Whether she is in the classroom or on the basketball court, Roberta Edzerza always strives to make an impact both for her city and her family.
“I can’t imagine living or working anywhere else,” Edzerza said. “This is where my family is, this is where my community is.”
Edzerza is currently the district principal for Aboriginal Education in School District 52. She is also a longtime basketball competitor and member of several All Native Basketball Tournament championship teams in the women’s division.
She said that both passions were inspired by family early in her life, especially her mother Sandra Carlick.
Originally hailing from the village of Metlakatla, Edzerza says some of her earliest and fondest memories were of putting on her life jacket every morning to go on the ferry to attend school in Prince Rupert with Carlick, who was a teacher.
Carlick was also the one who introduced Edzerza to basketball and encouraged her to try out for her Grade 5 team.
Edzerza said her mother would also be the peacemaker for her and her younger sister, Judy, when they would play basketball against each other.
The two siblings would often play intense games against one another. Sometimes, the contests would start in the middle of the afternoon and continue until it was dark and the only light on the court came from the headlights of Carlick’s car.
“Our mom would be the coach and referee,” Edzerza said. “I did not take it easy on her and we pushed each other to be stronger and better.”
After playing basketball in elementary and high school, Edzerza went to Capilano college where she played on the varsity team.
Playing at the college level introduced Edzerza to a structure and discipline she carried with her for the rest of her basketball and teaching career.
“We woke up early, had practice in the morning, we’d go to school all day, have another practice and then would have shootarounds in the evening,” she said. “And then there was more travelling every weekend or more practicing on the weekend. It was continuous, but it was good. I loved it.”
In addition to playing for her college team, Edzerza was the first woman to play in the All Native Tournament on one of the men’s teams.
In 1992, Edzerza suited up to play for Prince Rupert’s senior mens basketball team.
“There was no rule saying that women can’t play and someone encouraged me to go and play so I did,” she said. “I asked the team if I could play with them and they agreed.”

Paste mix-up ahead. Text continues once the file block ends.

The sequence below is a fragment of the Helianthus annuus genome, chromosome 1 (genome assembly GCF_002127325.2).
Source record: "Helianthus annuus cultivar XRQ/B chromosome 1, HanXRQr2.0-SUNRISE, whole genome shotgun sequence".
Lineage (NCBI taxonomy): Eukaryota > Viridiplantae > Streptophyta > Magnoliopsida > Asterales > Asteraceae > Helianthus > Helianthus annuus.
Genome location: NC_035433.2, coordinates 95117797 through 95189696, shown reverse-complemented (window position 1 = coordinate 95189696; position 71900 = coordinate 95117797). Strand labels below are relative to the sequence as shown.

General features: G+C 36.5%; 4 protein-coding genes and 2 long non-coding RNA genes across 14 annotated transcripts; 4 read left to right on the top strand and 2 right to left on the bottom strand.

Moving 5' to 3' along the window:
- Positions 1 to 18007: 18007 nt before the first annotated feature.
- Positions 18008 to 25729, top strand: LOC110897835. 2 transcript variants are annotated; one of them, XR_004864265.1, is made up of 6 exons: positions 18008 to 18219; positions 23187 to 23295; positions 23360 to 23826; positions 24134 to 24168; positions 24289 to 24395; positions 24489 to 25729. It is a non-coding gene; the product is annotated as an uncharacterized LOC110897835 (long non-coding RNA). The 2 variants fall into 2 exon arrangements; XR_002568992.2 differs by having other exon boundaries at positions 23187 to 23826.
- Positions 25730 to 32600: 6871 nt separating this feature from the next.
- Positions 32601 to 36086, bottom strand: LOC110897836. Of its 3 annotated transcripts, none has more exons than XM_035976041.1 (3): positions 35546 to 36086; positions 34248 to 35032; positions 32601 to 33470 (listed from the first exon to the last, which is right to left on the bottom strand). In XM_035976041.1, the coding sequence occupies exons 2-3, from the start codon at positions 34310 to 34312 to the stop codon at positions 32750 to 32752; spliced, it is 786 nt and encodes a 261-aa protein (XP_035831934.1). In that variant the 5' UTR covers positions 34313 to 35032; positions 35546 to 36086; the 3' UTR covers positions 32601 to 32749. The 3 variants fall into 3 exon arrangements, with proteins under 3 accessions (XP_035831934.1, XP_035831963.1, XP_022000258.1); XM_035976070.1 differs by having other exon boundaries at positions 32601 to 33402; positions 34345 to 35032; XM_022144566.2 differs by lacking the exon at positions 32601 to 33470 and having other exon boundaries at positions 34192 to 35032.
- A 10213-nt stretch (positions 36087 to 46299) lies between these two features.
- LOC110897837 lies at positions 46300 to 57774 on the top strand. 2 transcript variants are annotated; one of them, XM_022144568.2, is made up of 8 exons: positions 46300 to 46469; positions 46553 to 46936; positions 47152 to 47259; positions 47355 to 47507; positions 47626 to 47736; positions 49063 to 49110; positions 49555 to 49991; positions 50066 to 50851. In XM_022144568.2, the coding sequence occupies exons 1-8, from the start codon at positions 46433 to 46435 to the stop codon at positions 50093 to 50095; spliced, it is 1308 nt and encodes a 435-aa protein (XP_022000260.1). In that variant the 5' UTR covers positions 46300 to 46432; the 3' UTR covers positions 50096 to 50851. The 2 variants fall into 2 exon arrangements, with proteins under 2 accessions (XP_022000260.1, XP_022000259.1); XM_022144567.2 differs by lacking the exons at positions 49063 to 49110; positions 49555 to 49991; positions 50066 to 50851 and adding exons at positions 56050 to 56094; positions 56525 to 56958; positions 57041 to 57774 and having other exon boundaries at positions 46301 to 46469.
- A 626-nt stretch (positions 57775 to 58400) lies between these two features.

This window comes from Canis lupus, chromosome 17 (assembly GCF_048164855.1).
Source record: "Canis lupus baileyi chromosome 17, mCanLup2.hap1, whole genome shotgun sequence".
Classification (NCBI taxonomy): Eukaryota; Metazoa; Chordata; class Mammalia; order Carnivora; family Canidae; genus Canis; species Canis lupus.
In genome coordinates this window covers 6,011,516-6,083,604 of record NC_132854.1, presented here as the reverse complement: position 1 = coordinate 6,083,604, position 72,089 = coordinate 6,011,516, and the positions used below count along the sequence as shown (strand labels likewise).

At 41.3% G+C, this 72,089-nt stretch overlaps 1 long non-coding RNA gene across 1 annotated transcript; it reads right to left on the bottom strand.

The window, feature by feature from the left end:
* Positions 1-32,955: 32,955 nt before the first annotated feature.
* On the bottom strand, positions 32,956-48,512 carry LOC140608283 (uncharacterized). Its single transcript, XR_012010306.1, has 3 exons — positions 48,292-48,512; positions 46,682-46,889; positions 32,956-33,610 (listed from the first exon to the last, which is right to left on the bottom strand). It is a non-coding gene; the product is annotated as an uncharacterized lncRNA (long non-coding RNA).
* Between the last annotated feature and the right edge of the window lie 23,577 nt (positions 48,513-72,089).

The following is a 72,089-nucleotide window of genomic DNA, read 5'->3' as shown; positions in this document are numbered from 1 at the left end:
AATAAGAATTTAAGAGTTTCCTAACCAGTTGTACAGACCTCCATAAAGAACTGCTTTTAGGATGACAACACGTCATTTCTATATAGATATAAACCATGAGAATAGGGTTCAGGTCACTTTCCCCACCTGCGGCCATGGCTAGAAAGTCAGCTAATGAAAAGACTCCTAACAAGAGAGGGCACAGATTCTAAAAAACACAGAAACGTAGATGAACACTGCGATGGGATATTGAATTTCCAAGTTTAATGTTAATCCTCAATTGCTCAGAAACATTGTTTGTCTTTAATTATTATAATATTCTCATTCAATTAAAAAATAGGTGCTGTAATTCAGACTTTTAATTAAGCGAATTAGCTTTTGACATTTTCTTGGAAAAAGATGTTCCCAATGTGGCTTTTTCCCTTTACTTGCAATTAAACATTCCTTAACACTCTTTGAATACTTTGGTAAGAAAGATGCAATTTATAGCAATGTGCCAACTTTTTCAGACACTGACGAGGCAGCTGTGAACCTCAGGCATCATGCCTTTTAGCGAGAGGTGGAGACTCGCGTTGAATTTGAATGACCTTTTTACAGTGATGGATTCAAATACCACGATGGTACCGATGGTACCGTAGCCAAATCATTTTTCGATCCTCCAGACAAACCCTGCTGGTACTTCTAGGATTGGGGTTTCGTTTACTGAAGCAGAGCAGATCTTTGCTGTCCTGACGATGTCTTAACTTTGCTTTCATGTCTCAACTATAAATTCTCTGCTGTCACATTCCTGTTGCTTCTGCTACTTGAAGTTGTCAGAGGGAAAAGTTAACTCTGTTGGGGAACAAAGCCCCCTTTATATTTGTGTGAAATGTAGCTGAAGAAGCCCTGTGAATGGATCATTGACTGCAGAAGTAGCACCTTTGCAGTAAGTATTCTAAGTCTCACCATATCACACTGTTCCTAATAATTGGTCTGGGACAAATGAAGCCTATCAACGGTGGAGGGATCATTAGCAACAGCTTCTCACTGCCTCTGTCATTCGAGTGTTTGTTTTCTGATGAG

Edzerza played a few minutes in one of the team’s final games, but said the point of her participation was not to try and score 30 points. Rather, she wanted to show the value that women could bring to the tournament.
“We were told that if we have a women’s division, there weren’t going to be as many people watching,” she said. “But over the years, we have just as many fans if not more.”
The following year, the All Native Basketball Tournament had a women’s division for the first time.
Edzerza played in that tournament with a club team from Vancouver Island that made it all the way to the finals. In the tournament’s final game against Kaien Island, Edzerza found herself matched up against her sister once again with her mother in the stands cheering for them both.
Even though Edzerza’s team lost the game, she said she was happy to be a part of that moment and proud of her sister for performing so well.
“I was probably the first one to go over and congratulate her on the victory,” Edzerza said.
In the years since then, Edzerza has returned to the tournament on teams from Lax Kw’alaams, Metlakatla and Prince Rupert. Along the way, she has made deep runs to the tournament’s final games and won championships.
Sandra Carlick passed away before the 2018 tournament. It was hard for both Edzerza and her sister to play without their biggest fan, but neither could see themselves sitting it out and made a run to the finals with the Prince Rupert Rain.
“Mom would have been proud,” Edzerza said.
She also returned to the community she loved to follow in her mother’s footsteps as an educator. Edzerza taught and served as a counselor in School District 52 for 12 years before becoming the district principal for Aboriginal education.
She said helping young students grow as people and watching them develop has been one of the most rewarding parts of her job.
“Being in a small community, you can check in with them as they get older,” she said. “You remember their names and they remember you when they see you on the street or they might be working and the just come to you and share about their lives.”
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Matthew Allen | Reporter
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